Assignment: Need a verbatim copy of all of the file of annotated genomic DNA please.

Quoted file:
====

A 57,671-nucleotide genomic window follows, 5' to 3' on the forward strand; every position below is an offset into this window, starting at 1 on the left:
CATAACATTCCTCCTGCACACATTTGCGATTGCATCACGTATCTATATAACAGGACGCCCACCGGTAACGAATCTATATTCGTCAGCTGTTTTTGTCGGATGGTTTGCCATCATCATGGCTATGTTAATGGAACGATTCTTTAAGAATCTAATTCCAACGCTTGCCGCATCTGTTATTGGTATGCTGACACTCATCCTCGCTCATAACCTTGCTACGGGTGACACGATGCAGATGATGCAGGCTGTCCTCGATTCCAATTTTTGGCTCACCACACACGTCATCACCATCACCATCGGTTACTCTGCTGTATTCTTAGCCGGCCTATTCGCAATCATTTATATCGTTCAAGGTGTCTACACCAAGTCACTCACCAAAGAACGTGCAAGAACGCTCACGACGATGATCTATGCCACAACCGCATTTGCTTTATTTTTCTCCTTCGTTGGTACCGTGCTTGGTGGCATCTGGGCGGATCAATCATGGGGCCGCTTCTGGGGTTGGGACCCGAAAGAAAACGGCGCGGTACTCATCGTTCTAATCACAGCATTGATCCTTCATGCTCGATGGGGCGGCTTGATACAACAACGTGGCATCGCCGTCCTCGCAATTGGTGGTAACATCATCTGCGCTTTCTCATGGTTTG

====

A 57,671-nucleotide genomic window follows, 5' to 3' on the forward strand; every position below is an offset into this window, starting at 1 on the left:
CATAACATTCCTCCTGCACACATTTGCGATTGCATCACGTATCTATATAACAGGACGCCCACCGGTAACGAATCTATATTCGTCAGCTGTTTTTGTCGGATGGTTTGCCATCATCATGGCTATGTTAATGGAACGATTCTTTAAGAATCTAATTCCAACGCTTGCCGCATCTGTTATTGGTATGCTGACACTCATCCTCGCTCATAACCTTGCTACGGGTGACACGATGCAGATGATGCAGGCTGTCCTCGATTCCAATTTTTGGCTCACCACACACGTCATCACCATCACCATCGGTTACTCTGCTGTATTCTTAGCCGGCCTATTCGCAATCATTTATATCGTTCAAGGTGTCTACACCAAGTCACTCACCAAAGAACGTGCAAGAACGCTCACGACGATGATCTATGCCACAACCGCATTTGCTTTATTTTTCTCCTTCGTTGGTACCGTGCTTGGTGGCATCTGGGCGGATCAATCATGGGGCCGCTTCTGGGGTTGGGACCCGAAAGAAAACGGCGCGGTACTCATCGTTCTAATCACAGCATTGATCCTTCATGCTCGATGGGGCGGCTTGATACAACAACGTGGCATCGCCGTCCTCGCAATTGGTGGTAACATCATCTGCGCTTTCTCATGGTTTG